Ganda: In developing countries science diplomacy can be used better through tailor made and more appropriate strategies that encompass programmes or projects that do not involve a lot of money. Whilst developed countries have applied science diplomacy in large projects or programmes that require significant resources, this may not be possible in developing countries due to lack of resources and personnel to participate in such programmes or projects.
Pastrana: It can be much better used by building and developing the science-policy interface. Most developing countries have not identified a national science-technology and innovation system, or even when they have an emerging STI system, they lack the definition of any established national science policy. To be able to engage on science diplomacy activities, any country must have a recognized national scientific structure with a representative status and an effective science advisory system. Sometimes, they lack independent respected institutions or persons. In other cases the governmental structure denies every possibility to build such a relation. In both cases national interests suffer because decisions are arbitrarily defined on immediate constraints.
Are there obstacles or limits to using science diplomacy in the developing world? What are they, and how can they be overcome?
VijayRaghavan: There is only so much strategy-planning one can do. Scientists are least equipped in predicting what will happen in the world of politics. If the purpose of science diplomacy is to build relationships on a foundation of science, realpolitik will always have to be taken into account. But a tradition of scientific relationships can be a balm in troubled times. So, even in the most difficult of relationships, exchanges in science and art and culture can be an important component for communication and the building of a new direction.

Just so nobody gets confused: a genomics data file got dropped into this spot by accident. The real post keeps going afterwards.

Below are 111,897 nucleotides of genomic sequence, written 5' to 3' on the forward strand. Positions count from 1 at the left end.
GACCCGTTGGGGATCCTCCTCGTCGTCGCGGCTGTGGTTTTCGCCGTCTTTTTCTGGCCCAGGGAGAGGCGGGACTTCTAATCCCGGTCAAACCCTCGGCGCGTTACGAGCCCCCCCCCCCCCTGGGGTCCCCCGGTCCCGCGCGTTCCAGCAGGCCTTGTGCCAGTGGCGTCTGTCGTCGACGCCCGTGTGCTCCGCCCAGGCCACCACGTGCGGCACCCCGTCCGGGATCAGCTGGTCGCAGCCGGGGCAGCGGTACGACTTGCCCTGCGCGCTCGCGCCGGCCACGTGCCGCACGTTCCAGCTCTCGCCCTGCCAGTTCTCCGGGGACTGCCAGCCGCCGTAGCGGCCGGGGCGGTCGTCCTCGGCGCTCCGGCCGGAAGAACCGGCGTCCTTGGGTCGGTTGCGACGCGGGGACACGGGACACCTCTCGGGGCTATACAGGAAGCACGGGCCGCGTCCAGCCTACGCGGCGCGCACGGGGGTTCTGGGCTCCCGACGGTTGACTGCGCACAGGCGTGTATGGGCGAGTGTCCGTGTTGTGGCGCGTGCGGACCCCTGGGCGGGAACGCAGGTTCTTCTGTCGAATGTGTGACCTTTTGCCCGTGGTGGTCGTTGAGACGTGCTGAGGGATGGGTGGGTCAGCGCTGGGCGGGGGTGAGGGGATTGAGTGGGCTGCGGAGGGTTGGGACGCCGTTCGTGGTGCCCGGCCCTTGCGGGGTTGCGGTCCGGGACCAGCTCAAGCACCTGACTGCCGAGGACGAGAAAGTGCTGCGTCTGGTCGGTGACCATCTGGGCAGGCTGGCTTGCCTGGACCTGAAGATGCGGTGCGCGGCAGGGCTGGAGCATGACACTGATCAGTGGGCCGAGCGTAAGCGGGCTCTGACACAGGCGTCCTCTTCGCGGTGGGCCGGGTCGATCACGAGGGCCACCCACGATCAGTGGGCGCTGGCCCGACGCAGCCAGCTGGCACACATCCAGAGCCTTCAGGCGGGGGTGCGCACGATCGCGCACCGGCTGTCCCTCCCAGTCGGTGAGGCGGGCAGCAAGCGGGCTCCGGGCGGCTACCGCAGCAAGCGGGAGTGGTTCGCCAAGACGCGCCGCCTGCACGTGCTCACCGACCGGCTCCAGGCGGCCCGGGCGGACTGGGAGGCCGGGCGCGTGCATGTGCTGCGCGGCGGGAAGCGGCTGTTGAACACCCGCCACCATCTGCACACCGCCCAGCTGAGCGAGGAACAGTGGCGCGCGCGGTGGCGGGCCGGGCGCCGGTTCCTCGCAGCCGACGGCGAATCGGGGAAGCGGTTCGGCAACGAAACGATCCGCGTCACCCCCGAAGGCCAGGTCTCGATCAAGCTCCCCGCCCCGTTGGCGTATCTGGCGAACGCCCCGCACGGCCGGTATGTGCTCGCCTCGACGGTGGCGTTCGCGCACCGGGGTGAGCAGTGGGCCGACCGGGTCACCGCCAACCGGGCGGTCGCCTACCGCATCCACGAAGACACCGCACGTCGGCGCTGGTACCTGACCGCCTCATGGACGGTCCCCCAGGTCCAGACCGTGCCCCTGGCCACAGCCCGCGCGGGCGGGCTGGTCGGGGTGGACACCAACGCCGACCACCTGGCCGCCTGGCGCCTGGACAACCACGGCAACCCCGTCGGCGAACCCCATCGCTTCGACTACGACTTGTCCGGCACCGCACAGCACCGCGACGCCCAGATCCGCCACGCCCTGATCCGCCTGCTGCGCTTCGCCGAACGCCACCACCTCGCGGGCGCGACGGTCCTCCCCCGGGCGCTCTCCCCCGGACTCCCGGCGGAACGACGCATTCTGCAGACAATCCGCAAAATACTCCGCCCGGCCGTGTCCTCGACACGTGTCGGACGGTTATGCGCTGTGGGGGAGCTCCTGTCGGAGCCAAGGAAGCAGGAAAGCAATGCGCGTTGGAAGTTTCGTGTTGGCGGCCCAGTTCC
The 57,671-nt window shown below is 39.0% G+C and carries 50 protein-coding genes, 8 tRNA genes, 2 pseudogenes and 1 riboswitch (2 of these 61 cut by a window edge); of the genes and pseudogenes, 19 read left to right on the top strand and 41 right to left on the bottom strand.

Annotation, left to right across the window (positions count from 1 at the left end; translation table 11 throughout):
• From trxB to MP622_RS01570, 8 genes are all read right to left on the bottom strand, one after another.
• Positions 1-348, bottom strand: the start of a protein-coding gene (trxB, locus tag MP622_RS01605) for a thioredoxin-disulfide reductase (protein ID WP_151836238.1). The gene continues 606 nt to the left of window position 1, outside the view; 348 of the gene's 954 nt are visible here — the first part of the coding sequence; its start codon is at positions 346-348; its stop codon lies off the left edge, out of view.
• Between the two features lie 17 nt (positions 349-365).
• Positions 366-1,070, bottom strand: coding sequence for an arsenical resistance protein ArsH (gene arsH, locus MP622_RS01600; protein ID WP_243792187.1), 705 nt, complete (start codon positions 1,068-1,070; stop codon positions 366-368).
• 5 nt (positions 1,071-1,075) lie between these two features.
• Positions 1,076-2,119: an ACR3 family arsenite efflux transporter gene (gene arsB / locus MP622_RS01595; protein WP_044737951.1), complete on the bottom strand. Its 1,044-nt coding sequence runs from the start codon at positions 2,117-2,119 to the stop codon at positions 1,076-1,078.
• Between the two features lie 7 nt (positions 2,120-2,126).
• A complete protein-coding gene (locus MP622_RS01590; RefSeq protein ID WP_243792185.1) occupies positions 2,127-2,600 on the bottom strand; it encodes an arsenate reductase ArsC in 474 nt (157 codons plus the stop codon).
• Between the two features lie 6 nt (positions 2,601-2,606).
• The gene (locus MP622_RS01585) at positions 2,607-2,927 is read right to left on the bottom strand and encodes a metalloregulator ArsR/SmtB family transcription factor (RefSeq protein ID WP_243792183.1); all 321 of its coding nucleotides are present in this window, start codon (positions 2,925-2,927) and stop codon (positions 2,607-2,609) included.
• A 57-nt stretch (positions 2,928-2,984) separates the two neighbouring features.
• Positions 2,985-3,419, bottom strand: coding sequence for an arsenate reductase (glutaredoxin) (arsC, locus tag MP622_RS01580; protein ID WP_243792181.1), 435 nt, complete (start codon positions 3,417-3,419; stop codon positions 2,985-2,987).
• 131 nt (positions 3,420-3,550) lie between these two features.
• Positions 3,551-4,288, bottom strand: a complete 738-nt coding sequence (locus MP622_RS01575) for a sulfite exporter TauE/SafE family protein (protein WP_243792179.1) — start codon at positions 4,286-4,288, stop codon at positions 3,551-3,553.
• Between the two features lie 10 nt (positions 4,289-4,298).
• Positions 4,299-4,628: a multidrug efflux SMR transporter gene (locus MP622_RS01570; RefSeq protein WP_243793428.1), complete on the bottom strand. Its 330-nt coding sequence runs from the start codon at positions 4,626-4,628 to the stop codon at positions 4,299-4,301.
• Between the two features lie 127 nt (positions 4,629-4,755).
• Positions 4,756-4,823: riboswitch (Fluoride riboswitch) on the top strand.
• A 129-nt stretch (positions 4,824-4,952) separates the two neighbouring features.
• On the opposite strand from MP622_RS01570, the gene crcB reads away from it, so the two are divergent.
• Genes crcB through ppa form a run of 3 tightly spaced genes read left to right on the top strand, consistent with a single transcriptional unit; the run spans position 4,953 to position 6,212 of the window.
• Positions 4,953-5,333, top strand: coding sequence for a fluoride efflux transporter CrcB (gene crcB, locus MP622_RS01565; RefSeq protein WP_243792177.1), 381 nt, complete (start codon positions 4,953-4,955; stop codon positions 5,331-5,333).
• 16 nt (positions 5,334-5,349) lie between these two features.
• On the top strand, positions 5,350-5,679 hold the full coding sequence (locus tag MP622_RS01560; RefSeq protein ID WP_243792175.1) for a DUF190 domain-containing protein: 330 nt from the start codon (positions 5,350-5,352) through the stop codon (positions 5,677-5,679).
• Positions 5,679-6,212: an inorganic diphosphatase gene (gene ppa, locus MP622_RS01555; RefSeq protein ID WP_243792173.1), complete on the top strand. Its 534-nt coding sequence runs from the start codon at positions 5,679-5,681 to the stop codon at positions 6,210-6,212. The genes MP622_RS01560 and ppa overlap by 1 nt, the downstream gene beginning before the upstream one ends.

Ganda: Yes, obstacles do exist. One includes limited financial resources for countries to initiate or collaborate on science diplomacy programmes or initiatives. The second is the lack of the required human skills to enable collaboration or engagements in science diplomacy. The third obstacle is the general lack of appreciation of science; hence it’s not prioritized when it comes to national processes of allocating resources. To overcome these obstacles, a lot of capacity-building needs to be done focusing on science education for policymakers so that any initiatives to promote science and in turn science diplomacy are well supported.
Pastrana: In the case of developing countries, problems like widespread hunger and poverty can only be solved by the application of knowledge. Most of the knowledge to be applied is to be found in developed and emerging countries. A good way for science diplomacy to prove its case is the work that can be done across borders in this sense. This shall in time contribute to better relations between neighboring countries of different levels of development. The way to overcome problems would depend on the will to use this tool for government, and the capacity to do it. Both the will and the capacities can be created and promoted.
Lerman: The biggest obstacle is funding. Money is required to form collaborations on scientific issues like climate change, water quality, alternative energy sources, chemistry safety and security, to name just a few. Scientists must meet to discuss and design plans for cooperation and collaborations. This takes money. To do the research and the work for the projects also requires funding. The lack of financial support is the biggest obstacle in developing sound science diplomacy.
What is the role of science diplomacy in facilitating and supporting big global projects that bring together developed and developing world, like the European Organization for Nuclear Research (CERN) or the Square-Kilometre Array radio telescope project in Australia and South Africa?